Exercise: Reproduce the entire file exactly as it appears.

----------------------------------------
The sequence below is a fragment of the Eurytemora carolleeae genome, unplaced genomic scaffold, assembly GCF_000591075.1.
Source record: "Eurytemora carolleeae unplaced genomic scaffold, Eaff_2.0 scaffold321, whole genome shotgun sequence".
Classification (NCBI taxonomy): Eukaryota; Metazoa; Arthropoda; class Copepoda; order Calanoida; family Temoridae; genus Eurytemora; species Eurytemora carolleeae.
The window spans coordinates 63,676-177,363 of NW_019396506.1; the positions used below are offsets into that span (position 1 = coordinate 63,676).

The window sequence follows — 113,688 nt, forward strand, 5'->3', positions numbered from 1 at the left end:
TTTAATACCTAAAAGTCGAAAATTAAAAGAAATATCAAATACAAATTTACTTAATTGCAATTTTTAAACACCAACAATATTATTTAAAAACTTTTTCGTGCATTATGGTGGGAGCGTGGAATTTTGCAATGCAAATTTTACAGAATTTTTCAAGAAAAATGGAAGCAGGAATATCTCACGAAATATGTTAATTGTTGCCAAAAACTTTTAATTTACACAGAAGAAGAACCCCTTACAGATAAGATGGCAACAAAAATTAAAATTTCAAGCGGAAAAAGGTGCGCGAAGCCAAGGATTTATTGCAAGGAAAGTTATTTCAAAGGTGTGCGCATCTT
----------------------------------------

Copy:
The sequence below is a fragment of the Eurytemora carolleeae genome, unplaced genomic scaffold, assembly GCF_000591075.1.
Source record: "Eurytemora carolleeae unplaced genomic scaffold, Eaff_2.0 scaffold321, whole genome shotgun sequence".
Classification (NCBI taxonomy): Eukaryota; Metazoa; Arthropoda; class Copepoda; order Calanoida; family Temoridae; genus Eurytemora; species Eurytemora carolleeae.
The window spans coordinates 63,676-177,363 of NW_019396506.1; the positions used below are offsets into that span (position 1 = coordinate 63,676).

The window sequence follows — 113,688 nt, forward strand, 5'->3', positions numbered from 1 at the left end:
TTTAATACCTAAAAGTCGAAAATTAAAAGAAATATCAAATACAAATTTACTTAATTGCAATTTTTAAACACCAACAATATTATTTAAAAACTTTTTCGTGCATTATGGTGGGAGCGTGGAATTTTGCAATGCAAATTTTACAGAATTTTTCAAGAAAAATGGAAGCAGGAATATCTCACGAAATATGTTAATTGTTGCCAAAAACTTTTAATTTACACAGAAGAAGAACCCCTTACAGATAAGATGGCAACAAAAATTAAAATTTCAAGCGGAAAAAGGTGCGCGAAGCCAAGGATTTATTGCAAGGAAAGTTATTTCAAAGGTGTGCGCATCTT